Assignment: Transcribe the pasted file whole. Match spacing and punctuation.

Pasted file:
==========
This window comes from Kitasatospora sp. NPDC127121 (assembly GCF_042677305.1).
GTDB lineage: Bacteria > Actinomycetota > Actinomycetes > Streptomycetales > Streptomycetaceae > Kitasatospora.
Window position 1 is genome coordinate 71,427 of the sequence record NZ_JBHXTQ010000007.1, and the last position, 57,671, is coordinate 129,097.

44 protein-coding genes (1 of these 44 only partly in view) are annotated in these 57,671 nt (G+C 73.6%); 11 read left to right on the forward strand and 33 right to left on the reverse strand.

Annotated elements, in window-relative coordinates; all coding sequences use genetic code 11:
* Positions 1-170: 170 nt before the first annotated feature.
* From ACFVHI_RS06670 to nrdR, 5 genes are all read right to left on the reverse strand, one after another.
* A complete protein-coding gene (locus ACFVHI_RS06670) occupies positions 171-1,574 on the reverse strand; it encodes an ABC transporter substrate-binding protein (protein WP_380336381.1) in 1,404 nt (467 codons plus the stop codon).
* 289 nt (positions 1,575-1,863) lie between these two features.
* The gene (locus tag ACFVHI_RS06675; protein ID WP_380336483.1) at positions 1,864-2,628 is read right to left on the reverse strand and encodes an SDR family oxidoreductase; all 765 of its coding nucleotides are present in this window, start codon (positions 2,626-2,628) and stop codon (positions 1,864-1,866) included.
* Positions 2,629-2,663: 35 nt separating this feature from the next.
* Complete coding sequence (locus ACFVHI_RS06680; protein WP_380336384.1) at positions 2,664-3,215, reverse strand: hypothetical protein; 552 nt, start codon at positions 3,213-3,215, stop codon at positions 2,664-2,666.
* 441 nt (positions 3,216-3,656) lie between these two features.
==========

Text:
This window comes from Kitasatospora sp. NPDC127121 (assembly GCF_042677305.1).
GTDB lineage: Bacteria > Actinomycetota > Actinomycetes > Streptomycetales > Streptomycetaceae > Kitasatospora.
Window position 1 is genome coordinate 71,427 of the sequence record NZ_JBHXTQ010000007.1, and the last position, 57,671, is coordinate 129,097.

44 protein-coding genes (1 of these 44 only partly in view) are annotated in these 57,671 nt (G+C 73.6%); 11 read left to right on the forward strand and 33 right to left on the reverse strand.

Annotated elements, in window-relative coordinates; all coding sequences use genetic code 11:
* Positions 1-170: 170 nt before the first annotated feature.
* From ACFVHI_RS06670 to nrdR, 5 genes are all read right to left on the reverse strand, one after another.
* A complete protein-coding gene (locus ACFVHI_RS06670) occupies positions 171-1,574 on the reverse strand; it encodes an ABC transporter substrate-binding protein (protein WP_380336381.1) in 1,404 nt (467 codons plus the stop codon).
* 289 nt (positions 1,575-1,863) lie between these two features.
* The gene (locus tag ACFVHI_RS06675; protein ID WP_380336483.1) at positions 1,864-2,628 is read right to left on the reverse strand and encodes an SDR family oxidoreductase; all 765 of its coding nucleotides are present in this window, start codon (positions 2,626-2,628) and stop codon (positions 1,864-1,866) included.
* Positions 2,629-2,663: 35 nt separating this feature from the next.
* Complete coding sequence (locus ACFVHI_RS06680; protein WP_380336384.1) at positions 2,664-3,215, reverse strand: hypothetical protein; 552 nt, start codon at positions 3,213-3,215, stop codon at positions 2,664-2,666.
* 441 nt (positions 3,216-3,656) lie between these two features.